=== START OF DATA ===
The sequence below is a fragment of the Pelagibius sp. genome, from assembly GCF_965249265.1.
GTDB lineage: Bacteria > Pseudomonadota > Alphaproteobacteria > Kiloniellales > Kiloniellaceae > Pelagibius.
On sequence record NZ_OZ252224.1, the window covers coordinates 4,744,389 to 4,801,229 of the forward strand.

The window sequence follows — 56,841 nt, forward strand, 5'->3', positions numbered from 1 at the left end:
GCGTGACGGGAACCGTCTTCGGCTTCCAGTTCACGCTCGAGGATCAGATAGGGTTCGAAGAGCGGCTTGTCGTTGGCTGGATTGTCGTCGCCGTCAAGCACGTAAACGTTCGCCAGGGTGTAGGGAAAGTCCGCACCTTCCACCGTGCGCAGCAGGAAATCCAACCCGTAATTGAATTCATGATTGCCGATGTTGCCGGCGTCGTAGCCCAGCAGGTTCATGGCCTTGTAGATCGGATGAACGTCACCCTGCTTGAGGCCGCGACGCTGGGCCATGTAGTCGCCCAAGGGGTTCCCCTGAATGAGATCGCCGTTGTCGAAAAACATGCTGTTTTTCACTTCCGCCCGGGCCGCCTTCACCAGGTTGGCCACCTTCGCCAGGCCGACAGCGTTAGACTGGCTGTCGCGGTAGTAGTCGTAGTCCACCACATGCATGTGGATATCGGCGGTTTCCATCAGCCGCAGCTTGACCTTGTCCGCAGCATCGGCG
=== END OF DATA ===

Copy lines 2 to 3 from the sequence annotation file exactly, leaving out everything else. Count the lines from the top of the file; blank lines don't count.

GTDB lineage: Bacteria > Pseudomonadota > Alphaproteobacteria > Kiloniellales > Kiloniellaceae > Pelagibius.
On sequence record NZ_OZ252224.1, the window covers coordinates 4,744,389 to 4,801,229 of the forward strand.